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The main way Offroad attempts to navigate the problems in producing a deep ten dollar racing game is the explosion of beautiful terrain, cars, and maps. The terrain is the star of the show; however, as each environment you race in is as beautiful as anything you’d see in a DiRT or Forza game. No matter if you’re racing in the jungle, snow, or dessert, your eyes will be overflowing with beauty to digest. The only issue is clipping through bits of the terrain like arose plants and cacti. That being said, you can still destroy gates and fences placed strategically throughout the course and these obstacles can be a fun way to grief friends or other AI. They also don’t look too shabby being ran over by a truck going 140 MPH.
The cars in the game, however, leave a little to be desired. You have five separate classes to choose from, ranging from rally cars to pro lite trucks. From there you choose which real life sponsor you want to color out your car (Monster Energy Drink, etc.) There’s nothing excruciatingly bad about the vehicles, it just would have been nice to add a bit of customization that wasn’t just selecting your own sponsor. Maybe let us throw our own color or decals on it?
McGrath’s Offroad quickly introduces you to the three modes you’ll find your time being sank into, arcade, career, and online. Those choices are no surprise but only hammer down the lack of creativity and uniqueness found within Offroad that isn’t the look or controls. In career mode you have 23 races to go through, lasting about two hours in total. Though it’s only two hours of racing, the fact that you only have two race types to perform in (normal circuit and a point to point solo race against other peoples times) is very disheartening and while you can make it through the two hours without being sick of what the game has to offer, some variety would’ve definitely helped out in the long run.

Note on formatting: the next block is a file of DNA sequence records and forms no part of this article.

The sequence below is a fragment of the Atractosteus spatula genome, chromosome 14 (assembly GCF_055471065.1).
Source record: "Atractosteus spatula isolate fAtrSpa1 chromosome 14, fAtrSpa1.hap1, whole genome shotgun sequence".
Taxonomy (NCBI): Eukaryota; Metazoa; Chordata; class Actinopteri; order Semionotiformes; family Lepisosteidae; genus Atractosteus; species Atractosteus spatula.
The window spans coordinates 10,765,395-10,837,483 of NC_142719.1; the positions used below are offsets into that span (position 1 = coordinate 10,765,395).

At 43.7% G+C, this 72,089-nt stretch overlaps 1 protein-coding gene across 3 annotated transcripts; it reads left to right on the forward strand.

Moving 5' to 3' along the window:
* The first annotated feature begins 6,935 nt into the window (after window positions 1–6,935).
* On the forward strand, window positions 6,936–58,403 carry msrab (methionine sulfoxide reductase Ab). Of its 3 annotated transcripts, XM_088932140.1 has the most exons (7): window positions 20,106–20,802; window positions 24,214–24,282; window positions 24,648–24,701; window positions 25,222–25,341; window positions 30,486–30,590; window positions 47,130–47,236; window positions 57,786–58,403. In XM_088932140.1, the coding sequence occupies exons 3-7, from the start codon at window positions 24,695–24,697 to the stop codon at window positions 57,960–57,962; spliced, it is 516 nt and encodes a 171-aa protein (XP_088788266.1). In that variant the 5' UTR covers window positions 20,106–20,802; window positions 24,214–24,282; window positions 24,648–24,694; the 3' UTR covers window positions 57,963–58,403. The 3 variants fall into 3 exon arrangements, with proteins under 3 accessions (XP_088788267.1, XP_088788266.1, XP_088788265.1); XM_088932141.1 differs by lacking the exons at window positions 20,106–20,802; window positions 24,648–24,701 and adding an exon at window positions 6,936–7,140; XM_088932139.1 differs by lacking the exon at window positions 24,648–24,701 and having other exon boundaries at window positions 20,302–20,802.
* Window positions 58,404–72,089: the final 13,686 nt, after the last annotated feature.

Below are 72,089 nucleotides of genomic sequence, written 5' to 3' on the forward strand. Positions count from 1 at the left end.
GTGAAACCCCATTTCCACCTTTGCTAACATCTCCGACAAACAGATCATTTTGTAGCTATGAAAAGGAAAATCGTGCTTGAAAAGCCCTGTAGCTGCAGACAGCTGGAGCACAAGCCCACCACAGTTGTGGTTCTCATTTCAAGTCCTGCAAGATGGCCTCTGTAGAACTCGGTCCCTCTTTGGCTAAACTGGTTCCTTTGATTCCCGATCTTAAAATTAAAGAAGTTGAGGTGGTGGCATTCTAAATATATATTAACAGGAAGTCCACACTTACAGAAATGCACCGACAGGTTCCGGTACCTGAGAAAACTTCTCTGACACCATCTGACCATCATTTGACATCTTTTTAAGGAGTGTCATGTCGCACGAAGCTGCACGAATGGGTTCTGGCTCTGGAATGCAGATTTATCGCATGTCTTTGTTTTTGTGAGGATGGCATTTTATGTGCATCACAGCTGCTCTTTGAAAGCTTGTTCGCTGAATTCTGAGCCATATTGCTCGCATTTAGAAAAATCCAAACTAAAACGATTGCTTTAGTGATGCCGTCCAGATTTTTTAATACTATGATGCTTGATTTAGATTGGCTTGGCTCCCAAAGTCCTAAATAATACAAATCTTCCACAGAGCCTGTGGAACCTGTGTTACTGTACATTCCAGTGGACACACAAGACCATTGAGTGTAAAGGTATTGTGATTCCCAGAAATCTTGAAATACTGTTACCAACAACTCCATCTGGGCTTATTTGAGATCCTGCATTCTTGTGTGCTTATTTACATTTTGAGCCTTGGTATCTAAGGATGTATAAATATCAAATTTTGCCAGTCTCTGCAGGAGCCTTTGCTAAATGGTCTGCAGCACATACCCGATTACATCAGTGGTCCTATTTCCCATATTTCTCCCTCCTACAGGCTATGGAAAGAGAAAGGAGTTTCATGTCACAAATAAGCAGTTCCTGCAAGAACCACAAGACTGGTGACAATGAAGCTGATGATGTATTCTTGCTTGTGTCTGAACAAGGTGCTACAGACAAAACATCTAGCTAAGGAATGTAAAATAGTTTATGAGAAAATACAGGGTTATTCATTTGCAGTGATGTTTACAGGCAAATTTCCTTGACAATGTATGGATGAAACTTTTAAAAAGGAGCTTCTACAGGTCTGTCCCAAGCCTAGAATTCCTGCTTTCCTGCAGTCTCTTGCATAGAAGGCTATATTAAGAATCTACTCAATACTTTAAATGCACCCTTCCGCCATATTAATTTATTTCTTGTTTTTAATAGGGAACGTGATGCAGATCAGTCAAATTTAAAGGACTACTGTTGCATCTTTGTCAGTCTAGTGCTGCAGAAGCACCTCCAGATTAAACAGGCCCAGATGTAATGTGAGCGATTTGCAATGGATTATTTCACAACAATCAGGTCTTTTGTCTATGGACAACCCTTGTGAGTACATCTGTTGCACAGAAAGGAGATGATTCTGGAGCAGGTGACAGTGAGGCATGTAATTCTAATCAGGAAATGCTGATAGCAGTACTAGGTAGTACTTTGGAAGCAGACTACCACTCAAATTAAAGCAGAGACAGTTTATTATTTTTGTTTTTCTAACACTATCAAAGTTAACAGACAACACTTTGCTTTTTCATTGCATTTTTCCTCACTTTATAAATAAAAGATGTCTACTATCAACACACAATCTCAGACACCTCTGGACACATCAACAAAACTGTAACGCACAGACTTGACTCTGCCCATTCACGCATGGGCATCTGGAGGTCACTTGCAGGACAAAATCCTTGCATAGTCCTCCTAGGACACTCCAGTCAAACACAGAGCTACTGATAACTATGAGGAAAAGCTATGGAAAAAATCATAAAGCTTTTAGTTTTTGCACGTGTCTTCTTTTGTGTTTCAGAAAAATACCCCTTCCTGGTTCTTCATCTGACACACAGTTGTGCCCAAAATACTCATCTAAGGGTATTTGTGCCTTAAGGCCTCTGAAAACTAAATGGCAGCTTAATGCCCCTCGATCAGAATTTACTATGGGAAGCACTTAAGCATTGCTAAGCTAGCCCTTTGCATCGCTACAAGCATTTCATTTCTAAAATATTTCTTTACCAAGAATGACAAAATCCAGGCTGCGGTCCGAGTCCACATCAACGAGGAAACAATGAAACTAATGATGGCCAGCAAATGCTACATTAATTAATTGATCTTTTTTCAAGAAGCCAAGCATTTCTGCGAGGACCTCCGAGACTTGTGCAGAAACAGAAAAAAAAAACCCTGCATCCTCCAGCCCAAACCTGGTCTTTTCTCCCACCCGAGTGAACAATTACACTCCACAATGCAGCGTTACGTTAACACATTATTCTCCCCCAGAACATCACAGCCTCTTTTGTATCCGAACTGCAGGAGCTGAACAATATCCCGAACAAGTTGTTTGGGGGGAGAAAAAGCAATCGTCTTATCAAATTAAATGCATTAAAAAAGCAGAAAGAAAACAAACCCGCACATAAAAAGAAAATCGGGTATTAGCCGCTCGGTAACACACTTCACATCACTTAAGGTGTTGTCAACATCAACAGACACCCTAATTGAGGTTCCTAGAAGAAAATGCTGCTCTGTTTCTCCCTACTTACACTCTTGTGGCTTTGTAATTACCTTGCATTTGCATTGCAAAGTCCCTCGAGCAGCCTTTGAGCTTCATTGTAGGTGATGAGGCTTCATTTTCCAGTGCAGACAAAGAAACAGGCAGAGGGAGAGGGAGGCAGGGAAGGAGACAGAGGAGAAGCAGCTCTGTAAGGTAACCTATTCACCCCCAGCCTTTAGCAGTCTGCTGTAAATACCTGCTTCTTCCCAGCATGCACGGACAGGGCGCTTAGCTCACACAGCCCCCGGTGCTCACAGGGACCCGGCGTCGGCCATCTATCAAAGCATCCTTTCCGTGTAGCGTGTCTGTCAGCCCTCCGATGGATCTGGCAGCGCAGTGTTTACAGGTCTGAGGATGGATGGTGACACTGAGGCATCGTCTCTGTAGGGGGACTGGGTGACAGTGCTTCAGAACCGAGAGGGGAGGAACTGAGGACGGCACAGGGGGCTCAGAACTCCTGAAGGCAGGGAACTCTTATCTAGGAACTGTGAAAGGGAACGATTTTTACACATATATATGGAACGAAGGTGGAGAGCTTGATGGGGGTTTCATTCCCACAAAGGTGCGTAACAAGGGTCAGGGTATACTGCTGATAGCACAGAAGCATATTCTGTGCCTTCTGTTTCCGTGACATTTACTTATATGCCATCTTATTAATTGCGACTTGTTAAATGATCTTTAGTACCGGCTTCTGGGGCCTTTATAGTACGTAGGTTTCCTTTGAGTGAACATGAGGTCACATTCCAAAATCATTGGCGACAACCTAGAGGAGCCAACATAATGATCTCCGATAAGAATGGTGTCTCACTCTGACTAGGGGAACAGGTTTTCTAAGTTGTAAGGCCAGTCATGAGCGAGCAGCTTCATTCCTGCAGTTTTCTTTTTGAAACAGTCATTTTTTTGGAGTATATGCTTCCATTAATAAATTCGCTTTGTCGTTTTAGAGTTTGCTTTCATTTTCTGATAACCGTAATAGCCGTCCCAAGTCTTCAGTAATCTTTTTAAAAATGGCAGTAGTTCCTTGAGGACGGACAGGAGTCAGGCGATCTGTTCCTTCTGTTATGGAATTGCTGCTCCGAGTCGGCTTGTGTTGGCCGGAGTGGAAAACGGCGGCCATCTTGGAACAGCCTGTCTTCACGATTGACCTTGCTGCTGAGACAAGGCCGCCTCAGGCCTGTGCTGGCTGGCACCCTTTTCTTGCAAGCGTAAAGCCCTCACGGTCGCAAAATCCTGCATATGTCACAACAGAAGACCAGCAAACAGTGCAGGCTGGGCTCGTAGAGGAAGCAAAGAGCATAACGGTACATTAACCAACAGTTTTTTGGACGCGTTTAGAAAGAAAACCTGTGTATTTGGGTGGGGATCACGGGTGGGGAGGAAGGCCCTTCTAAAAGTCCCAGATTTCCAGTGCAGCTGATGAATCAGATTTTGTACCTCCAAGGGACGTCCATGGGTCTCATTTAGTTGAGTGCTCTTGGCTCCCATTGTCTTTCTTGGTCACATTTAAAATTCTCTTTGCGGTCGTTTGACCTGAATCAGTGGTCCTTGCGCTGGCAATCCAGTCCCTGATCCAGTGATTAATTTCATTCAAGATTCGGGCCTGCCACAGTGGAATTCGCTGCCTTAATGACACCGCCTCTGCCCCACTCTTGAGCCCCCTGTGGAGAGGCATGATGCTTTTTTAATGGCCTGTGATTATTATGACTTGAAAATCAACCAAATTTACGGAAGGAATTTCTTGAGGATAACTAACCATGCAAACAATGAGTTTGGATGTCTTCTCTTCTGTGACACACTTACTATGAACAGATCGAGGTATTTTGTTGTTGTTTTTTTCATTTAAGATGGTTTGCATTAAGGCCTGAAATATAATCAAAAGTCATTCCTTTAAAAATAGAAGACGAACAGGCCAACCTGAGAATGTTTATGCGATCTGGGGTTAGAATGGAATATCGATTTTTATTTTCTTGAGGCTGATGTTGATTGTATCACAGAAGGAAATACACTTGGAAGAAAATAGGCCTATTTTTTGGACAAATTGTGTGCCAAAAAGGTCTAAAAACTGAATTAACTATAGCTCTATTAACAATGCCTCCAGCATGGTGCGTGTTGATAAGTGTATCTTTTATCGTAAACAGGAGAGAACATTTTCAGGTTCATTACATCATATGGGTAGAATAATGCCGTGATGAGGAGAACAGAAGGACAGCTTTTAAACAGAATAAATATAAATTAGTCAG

One make or break thing within all racing games are the controls. The heart and soul of racing games is the controls and if you mess them up, your game immediately falls by the wayside. Thankfully, Offroad is far away from being pushed to the wayside. Its controls show a bit of uniqueness that other racing games don’t have, the tightness you experience when you turn and the looseness experienced when you’re going all out on a straight road. The creativity may be a bit disappointing but the well-crafted controls and the way they suck you deeper into a race is not.
One thing Offroad adds to the picture that some other racing games do not have is the ability to earn XP throughout a race and ultimately upgrade the speed, braking, etc. of your favorite sponsored car. The issue is they never go any further than that as this feature becomes less enticing as the game goes on and you become loaded with XP. If it would’ve been executed on further, the XP and upgrade system could’ve added a ton of depth to this game, but as it is, it’s just another bullet point for 2XL Games to say they have.
Jeremy McGrath’s Offroad is a ten dollar arcade game that seems so close to being a solid 40 maybe even 60 dollar full retail game .The art and controls are top notch and as good as you can find in any racing game out there currently. But the lacks of depth and replay value diminish the positives overtime. Diminished or not, the positives are more than enough for me to recommend this ten dollar experience to everyone, even if it won’t last you as long as some other racers will.
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